There is a only small amount of extra skin within the mobile skin of the upper nose. If the defect is small, the excess can be redistributed and shared from the remaining upper nose to cover a defect which lies within the inferior dorsum and tip. Although a scar remains, flaps usually have an excellent color and texture match, unlike skin grafts.
Local flaps, however, do not add skin to the nose. They simply “share” remaining skin around the nose. Because there is very little excess nasal skin, it is easy to distort the remaining nose. So local flaps should be used cautiously to avoid distortion of the tip or nostril margin due to excessive tension which may pull the residual parts of the nose into an abnormal position. Local flaps are best used when the defect is superficial and less than 1.5 cm in size.
Regional flaps move excess tissue from facial areas adjacent to the nose – the nasolabial fold (the loose skin just lateral to the lip and nose in the smile line) or from the forehead. Depending on the site, size, shape, and depth of the wound, these areas can better provide tissue for larger, more complex repairs. Although they may seem more complicated, they often produce a more reliable and better result.
One Stage Nasolabial Flap
Small defects less than 1.5 cm within the ala or sidewall can be repaired with a tongue of tissue elevated along the nasolabial fold and advanced or moved inward to cover the side of the nose and ala. Cartilage support from the septum or ear is frequently required. This is performed as an outpatient, as a single procedure. Usually, the defect is “patched”. It is not enlarged to conform to a subunit.
Two Stage Nasolabial Flap
Larger, deeper defects limited to the ala may be repaired with a Two
Stage Nasolabial Flap. Skin is elevated and transposed (shifted) on a vascular pedicle (a stalk). Usually, the skin within the entire ala subunit is replaced to improve the final result, even if this requires removing a small amount of uninjured skin. Cartilage is always required. It is performed in two stages, three to four weeks apart. Both procedures are performed as outpatient surgery, at the hospital, under sedation or general anesthesia.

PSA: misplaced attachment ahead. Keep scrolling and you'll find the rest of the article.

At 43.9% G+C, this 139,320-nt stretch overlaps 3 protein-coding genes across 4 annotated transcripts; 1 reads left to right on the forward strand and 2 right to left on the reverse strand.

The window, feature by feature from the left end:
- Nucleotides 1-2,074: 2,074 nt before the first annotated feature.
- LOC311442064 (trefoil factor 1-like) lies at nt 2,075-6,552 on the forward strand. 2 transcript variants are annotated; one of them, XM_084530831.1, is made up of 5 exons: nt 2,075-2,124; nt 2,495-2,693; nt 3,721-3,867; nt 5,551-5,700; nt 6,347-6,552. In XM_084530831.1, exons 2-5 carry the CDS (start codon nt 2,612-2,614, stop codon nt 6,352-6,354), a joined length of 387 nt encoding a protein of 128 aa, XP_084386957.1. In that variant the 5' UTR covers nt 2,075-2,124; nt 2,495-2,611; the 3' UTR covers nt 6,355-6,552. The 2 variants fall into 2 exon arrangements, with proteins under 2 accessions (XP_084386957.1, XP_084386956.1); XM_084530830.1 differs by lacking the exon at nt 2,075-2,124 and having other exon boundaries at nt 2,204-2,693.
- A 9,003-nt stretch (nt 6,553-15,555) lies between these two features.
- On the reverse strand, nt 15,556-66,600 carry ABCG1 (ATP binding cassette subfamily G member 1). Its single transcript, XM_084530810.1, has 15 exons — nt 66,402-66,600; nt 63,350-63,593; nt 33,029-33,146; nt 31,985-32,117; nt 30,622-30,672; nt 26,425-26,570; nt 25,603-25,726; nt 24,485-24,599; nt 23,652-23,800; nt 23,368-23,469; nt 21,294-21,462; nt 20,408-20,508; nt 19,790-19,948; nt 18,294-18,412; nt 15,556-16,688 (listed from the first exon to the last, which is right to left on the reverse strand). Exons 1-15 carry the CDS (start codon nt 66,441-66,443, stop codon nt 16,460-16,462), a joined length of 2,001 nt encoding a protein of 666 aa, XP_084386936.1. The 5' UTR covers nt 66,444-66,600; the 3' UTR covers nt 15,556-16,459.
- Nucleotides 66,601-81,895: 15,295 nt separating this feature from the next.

Forehead skin has been acknowledged for centuries as the best donor site for the repair of the nose. Its color and texture are ideal. The final forehead scar, which follows the removal of skin from the forehead, is usually minimal.
A forehead flap is used when the nasal defects is deep, large (greater than 1.5 cm in size), or requires replacement of lining or cartilage support.
Smaller defects are repaired with a Two-Stage Forehead Flap. A strip of skin which extends from the eyebrow to the hairline is elevated and carried to the nose on a vascular pedicle (stalk) which carries its blood supply. Because a forehead flap is thicker than normal nasal skin, its distal end is thinned at the time of transfer. The pedicle (stalk) is divided 4 weeks later.
Larger, more complex defects or those which require extensive support shaping or lining, are best constructed with a Three Stage Full-Thickness Forehead Flap over six to eight weeks.
The first stage “operation” of a 2 or 3 stage forehead flap reconstruction requires an overnight stay at the hospital. Second (or third) procedures are performed as an outpatient. All the procedures usually require general anesthesia.